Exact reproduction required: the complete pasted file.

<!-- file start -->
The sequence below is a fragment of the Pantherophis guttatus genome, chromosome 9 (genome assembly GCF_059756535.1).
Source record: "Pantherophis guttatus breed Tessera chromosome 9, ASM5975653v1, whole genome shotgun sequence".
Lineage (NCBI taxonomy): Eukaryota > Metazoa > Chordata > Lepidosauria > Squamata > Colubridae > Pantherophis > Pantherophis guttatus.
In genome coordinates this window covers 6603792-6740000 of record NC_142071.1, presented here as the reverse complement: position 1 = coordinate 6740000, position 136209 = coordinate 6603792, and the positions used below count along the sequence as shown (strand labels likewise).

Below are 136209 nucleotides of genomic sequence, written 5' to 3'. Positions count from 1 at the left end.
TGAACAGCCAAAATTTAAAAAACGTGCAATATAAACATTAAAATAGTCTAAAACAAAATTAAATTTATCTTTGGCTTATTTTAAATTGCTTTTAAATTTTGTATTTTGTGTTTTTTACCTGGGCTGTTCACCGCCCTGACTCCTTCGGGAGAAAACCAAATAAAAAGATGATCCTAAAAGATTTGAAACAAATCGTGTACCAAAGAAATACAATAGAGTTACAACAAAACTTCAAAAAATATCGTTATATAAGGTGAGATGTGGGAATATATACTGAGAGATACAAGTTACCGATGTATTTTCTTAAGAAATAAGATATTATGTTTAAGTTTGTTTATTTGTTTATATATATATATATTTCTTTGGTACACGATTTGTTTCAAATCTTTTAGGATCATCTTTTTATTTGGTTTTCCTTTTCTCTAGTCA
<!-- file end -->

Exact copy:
The sequence below is a fragment of the Pantherophis guttatus genome, chromosome 9 (genome assembly GCF_059756535.1).
Source record: "Pantherophis guttatus breed Tessera chromosome 9, ASM5975653v1, whole genome shotgun sequence".
Lineage (NCBI taxonomy): Eukaryota > Metazoa > Chordata > Lepidosauria > Squamata > Colubridae > Pantherophis > Pantherophis guttatus.
In genome coordinates this window covers 6603792-6740000 of record NC_142071.1, presented here as the reverse complement: position 1 = coordinate 6740000, position 136209 = coordinate 6603792, and the positions used below count along the sequence as shown (strand labels likewise).

Below are 136209 nucleotides of genomic sequence, written 5' to 3'. Positions count from 1 at the left end.
TGAACAGCCAAAATTTAAAAAACGTGCAATATAAACATTAAAATAGTCTAAAACAAAATTAAATTTATCTTTGGCTTATTTTAAATTGCTTTTAAATTTTGTATTTTGTGTTTTTTACCTGGGCTGTTCACCGCCCTGACTCCTTCGGGAGAAAACCAAATAAAAAGATGATCCTAAAAGATTTGAAACAAATCGTGTACCAAAGAAATACAATAGAGTTACAACAAAACTTCAAAAAATATCGTTATATAAGGTGAGATGTGGGAATATATACTGAGAGATACAAGTTACCGATGTATTTTCTTAAGAAATAAGATATTATGTTTAAGTTTGTTTATTTGTTTATATATATATATATTTCTTTGGTACACGATTTGTTTCAAATCTTTTAGGATCATCTTTTTATTTGGTTTTCCTTTTCTCTAGTCA